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Elizabeth Ministry: Encouraging, Supporting Mothers in Faith
Velda Krieger had plans to attend a dance recital even though none of her six grandchildren or even her great-grandchild would be appearing. Her eagerness was to see Gretchyn, Isaac and Hazel Bowman perform.
Krieger has known Robert and Stephanie (Porta) Bowman for years. She’d attended their wedding and the baptisms of their five children, so it was easy to say “yes” when Bonnie Liedel, director of elementary faith formation for the Catholic communities of the L’Arbre Croche, invited her to mentor Stephanie as part of the cluster’s fledgling Elizabeth Ministry.
“The ministry is based on the Visitation story of Mary and Elizabeth in Luke’s Gospel,” states the international organization’s website. “It is one of the most profound examples of sharing faith in all of Scripture. The sanctity of life and power of the Spirit is revealed in the common sharing of these two women.”
“The goal,” Liedel said, reading from a guide for ministry leaders, “is to support, encourage, affirm and comfort women and their families during their childbearing years.”
Bowman has found just that.
“I was very excited,” she said of Krieger’s initial call, which came at a time when she needed support. “Really, it was like God sent her and this ministry and actual love,” said Bowman. “I felt so comfortable (with her).”
While the Elizabeth Ministry is multi-faceted, locally it focuses on “celebrating birth,” working with parents and their newborns through age 3.
“It’s just taking off,” said Liedel, who helped launch the program in October. “We’re learning as we’re doing.” To date, six mentors have been paired with six mothers and babies within the cluster, which includes Holy Childhood, Harbor Springs; Holy Cross, Cross Village; St. Nicholas, Larks Lake; and St. Ignatius, Good Hart.
Parents are introduced to the ministry during baptismal preparation classes, “so we’re not making cold calls,” said Liedel. The idea is to begin faith formation even before preschool, helping parents to recognize it as part of raising a child.
Mentors visit a minimum of three times a year, delivering “Parent Letters,” (faith-based literature geared toward their young family) small gifts and encouragement. On this particular day, Krieger arrived at the Bowman house with a growth chart for baby Eve, soon to celebrate her first birthday; and a faith-based activity book for Gretchyn, 7, Isaac, 6, Hazel, almost 5, and Lukas, 3.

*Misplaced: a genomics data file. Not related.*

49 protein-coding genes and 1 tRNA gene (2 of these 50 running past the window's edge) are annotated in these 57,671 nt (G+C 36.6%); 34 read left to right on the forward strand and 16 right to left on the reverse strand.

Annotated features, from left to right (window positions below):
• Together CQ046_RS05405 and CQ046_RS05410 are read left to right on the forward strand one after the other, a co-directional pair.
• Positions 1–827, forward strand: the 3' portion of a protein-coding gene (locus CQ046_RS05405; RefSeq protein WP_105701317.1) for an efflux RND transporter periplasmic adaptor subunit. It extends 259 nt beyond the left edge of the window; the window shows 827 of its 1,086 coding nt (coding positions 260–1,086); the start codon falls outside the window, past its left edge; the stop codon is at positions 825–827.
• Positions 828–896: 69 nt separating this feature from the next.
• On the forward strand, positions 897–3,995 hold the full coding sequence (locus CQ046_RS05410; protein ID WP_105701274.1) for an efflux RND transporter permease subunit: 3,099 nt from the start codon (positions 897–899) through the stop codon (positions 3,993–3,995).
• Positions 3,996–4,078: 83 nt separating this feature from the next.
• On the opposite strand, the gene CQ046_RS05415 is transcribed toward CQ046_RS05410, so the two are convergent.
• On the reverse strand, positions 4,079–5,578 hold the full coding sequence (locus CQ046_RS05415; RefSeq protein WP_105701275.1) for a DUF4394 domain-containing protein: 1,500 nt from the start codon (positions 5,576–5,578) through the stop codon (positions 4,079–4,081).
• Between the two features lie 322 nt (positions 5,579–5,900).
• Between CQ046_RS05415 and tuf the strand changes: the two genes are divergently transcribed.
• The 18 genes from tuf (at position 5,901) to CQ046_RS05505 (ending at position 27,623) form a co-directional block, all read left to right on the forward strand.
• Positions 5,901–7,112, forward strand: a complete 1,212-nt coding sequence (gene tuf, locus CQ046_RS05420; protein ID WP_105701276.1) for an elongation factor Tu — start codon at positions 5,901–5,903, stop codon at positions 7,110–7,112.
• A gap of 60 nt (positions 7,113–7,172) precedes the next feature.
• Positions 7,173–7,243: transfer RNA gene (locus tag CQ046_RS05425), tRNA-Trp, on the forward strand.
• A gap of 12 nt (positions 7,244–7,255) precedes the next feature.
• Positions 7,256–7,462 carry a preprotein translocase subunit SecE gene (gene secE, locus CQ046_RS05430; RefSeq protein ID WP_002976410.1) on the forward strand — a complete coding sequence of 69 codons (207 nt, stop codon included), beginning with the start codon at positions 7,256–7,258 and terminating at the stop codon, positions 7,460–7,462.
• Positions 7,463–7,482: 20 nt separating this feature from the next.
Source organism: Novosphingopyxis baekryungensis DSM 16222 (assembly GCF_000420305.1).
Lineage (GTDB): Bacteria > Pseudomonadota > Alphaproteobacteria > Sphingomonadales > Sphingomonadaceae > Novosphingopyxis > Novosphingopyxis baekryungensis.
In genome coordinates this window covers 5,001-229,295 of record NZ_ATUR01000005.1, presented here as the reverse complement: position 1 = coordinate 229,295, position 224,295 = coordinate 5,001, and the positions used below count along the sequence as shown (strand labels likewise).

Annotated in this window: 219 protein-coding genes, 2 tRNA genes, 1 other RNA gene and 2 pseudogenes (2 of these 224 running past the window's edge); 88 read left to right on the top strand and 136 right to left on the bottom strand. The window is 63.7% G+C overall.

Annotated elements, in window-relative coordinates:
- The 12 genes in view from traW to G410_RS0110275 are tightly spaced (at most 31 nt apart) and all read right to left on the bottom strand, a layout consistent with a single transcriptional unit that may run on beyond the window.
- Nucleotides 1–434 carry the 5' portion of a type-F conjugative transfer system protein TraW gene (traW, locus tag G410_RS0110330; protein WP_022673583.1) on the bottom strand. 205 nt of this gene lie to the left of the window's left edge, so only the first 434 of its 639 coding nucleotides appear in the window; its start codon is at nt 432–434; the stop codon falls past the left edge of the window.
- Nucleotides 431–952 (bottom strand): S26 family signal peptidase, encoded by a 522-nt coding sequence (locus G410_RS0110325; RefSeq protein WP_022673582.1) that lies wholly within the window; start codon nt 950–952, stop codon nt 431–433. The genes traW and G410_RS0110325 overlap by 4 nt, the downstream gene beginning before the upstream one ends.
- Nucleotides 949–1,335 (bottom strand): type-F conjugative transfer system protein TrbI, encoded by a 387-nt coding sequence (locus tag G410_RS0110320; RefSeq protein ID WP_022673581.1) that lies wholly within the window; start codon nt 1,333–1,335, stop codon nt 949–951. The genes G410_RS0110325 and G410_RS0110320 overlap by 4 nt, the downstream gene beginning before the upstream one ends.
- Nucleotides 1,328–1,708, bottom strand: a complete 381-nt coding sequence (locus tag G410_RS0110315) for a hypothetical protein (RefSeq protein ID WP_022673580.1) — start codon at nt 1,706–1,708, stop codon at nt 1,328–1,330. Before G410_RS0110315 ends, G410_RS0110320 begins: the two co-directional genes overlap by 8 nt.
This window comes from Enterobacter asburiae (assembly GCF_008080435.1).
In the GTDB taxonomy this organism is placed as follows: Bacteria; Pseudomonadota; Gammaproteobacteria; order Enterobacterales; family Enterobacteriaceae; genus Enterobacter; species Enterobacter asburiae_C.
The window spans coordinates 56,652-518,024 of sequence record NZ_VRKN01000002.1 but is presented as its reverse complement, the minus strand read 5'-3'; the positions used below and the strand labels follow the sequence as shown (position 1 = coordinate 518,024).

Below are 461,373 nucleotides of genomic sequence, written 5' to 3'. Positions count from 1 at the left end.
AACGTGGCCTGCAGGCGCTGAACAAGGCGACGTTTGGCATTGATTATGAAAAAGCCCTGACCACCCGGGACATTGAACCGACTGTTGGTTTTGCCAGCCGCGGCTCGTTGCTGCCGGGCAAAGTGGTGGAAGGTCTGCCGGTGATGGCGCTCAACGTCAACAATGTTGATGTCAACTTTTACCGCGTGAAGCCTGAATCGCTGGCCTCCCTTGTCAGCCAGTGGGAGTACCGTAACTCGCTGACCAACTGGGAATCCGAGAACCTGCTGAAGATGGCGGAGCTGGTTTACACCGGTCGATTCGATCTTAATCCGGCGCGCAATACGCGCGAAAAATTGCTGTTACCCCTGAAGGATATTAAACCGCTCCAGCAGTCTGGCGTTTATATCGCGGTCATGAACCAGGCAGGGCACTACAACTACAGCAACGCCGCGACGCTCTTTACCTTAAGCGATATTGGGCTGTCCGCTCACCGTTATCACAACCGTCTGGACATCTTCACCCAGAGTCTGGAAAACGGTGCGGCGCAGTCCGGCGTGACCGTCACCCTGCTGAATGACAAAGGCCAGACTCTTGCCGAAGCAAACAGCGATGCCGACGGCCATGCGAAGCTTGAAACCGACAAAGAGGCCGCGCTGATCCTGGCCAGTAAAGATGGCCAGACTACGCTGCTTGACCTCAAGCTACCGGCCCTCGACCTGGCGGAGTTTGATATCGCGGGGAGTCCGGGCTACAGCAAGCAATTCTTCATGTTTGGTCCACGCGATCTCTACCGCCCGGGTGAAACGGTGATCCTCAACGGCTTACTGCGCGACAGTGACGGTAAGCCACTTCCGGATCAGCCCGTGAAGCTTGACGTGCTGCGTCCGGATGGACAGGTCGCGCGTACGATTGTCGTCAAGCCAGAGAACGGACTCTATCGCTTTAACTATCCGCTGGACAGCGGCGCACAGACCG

Then there are the prayers. “I know I could always call and ask extra prayers for her,” Stephanie said, pulling out a prayer blanket Krieger had presented Eve on behalf of the parish. “I want that extra faithful person. To me it’s not butting in,” she said when asked whether she feared the ministry might be intrusive. “It’s someone to look up to and to come mentor and help. She’s not coming as a know-it-all.”
“I’m still learning and growing as well,” said Krieger as she played with Eve.
Volunteers aren’t meant to be counselors, said Liedel. “This is the church welcoming them into the community and starting the faith formation of their child.”
“It’s a blessing,” said Bowman, who home-schools her brood and on this particular morning was busy primping her three eldest ready for their dance dress rehearsal. She “absolutely” would recommend the ministry to others.
Husband Robert also appreciates it. “I think it’s really good. It’s nice to know a lot of people care,” said the young father who works for a local stone/paving company. “It’s helpful for families to know there’s a family they can call and ask for help.”
While the ministry has biblical roots, its modern-day application is not new. Liedel said her own mother served in the Confraternity of Christian Mothers in the 1950s. “I’d go with her when she visited mothers and babies.” Many of those relationships matured into friendships.
That recollection coupled with her own daughter’s involvement in a hospital-organized network for new mothers prompted Liedel to search for a way to unite mentoring and faith formation. She discovered the Elizabeth Ministry online and worked to implement it, recruiting volunteers like Krieger.
“It’s very rewarding,” said Krieger, who smiles at the sight of the Bowmans at Holy Childhood on Sundays. “It’s God working in small things,” she said of the opportunity to serve in the ministry. “You don’t have to do anything big and wonderful; it’s just what I have to share. I absolutely love kids.”
Another mentor is prepared to share her experiences with miscarriage if the need arises, said Liedel, who matches volunteers to families. She’d love to have more volunteers in the wings awaiting future births.
Among those births will be the Bowmans’ sixth child, due in December. As with Eve, they will welcome the ministry’s support.
To learn more about the Elizabeth Ministry or to volunteer, call Liedel at 231-526-2017x32, or log onto www.elizabethministry.com/.
By Chris Grosser. Chris is a freelance writer and editor based in Gaylord where she is a parishioner at St. Mary Cathedral. Contact her at email@example.com